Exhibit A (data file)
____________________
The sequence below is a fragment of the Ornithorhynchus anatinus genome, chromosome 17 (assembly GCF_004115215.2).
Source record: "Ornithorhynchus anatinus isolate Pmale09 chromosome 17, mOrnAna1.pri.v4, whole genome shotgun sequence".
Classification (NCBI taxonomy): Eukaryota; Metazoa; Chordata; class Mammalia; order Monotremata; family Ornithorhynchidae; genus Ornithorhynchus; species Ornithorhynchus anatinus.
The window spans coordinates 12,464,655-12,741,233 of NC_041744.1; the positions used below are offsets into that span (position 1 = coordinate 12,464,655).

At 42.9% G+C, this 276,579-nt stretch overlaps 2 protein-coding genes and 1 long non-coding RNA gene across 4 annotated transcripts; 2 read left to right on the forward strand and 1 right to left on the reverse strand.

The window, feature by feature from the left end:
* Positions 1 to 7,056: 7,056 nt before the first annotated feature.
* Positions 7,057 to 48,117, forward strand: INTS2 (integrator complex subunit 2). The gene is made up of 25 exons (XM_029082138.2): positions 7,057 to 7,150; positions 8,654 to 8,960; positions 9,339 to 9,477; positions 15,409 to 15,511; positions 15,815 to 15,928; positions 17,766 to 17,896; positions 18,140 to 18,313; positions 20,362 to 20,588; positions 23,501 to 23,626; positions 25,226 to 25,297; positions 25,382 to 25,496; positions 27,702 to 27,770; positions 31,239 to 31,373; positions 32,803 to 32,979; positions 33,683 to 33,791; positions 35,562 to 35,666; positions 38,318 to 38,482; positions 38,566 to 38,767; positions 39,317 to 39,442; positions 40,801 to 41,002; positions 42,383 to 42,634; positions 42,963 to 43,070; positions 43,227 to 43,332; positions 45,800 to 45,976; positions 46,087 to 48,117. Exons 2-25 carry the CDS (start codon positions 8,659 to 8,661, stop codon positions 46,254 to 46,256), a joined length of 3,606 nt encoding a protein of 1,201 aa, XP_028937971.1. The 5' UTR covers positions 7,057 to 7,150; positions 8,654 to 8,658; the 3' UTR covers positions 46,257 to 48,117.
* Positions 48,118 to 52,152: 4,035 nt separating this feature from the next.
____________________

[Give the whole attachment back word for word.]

The sequence below is a fragment of the Ornithorhynchus anatinus genome, chromosome 17 (assembly GCF_004115215.2).
Source record: "Ornithorhynchus anatinus isolate Pmale09 chromosome 17, mOrnAna1.pri.v4, whole genome shotgun sequence".
Classification (NCBI taxonomy): Eukaryota; Metazoa; Chordata; class Mammalia; order Monotremata; family Ornithorhynchidae; genus Ornithorhynchus; species Ornithorhynchus anatinus.
The window spans coordinates 12,464,655-12,741,233 of NC_041744.1; the positions used below are offsets into that span (position 1 = coordinate 12,464,655).

At 42.9% G+C, this 276,579-nt stretch overlaps 2 protein-coding genes and 1 long non-coding RNA gene across 4 annotated transcripts; 2 read left to right on the forward strand and 1 right to left on the reverse strand.

The window, feature by feature from the left end:
* Positions 1 to 7,056: 7,056 nt before the first annotated feature.
* Positions 7,057 to 48,117, forward strand: INTS2 (integrator complex subunit 2). The gene is made up of 25 exons (XM_029082138.2): positions 7,057 to 7,150; positions 8,654 to 8,960; positions 9,339 to 9,477; positions 15,409 to 15,511; positions 15,815 to 15,928; positions 17,766 to 17,896; positions 18,140 to 18,313; positions 20,362 to 20,588; positions 23,501 to 23,626; positions 25,226 to 25,297; positions 25,382 to 25,496; positions 27,702 to 27,770; positions 31,239 to 31,373; positions 32,803 to 32,979; positions 33,683 to 33,791; positions 35,562 to 35,666; positions 38,318 to 38,482; positions 38,566 to 38,767; positions 39,317 to 39,442; positions 40,801 to 41,002; positions 42,383 to 42,634; positions 42,963 to 43,070; positions 43,227 to 43,332; positions 45,800 to 45,976; positions 46,087 to 48,117. Exons 2-25 carry the CDS (start codon positions 8,659 to 8,661, stop codon positions 46,254 to 46,256), a joined length of 3,606 nt encoding a protein of 1,201 aa, XP_028937971.1. The 5' UTR covers positions 7,057 to 7,150; positions 8,654 to 8,658; the 3' UTR covers positions 46,257 to 48,117.
* Positions 48,118 to 52,152: 4,035 nt separating this feature from the next.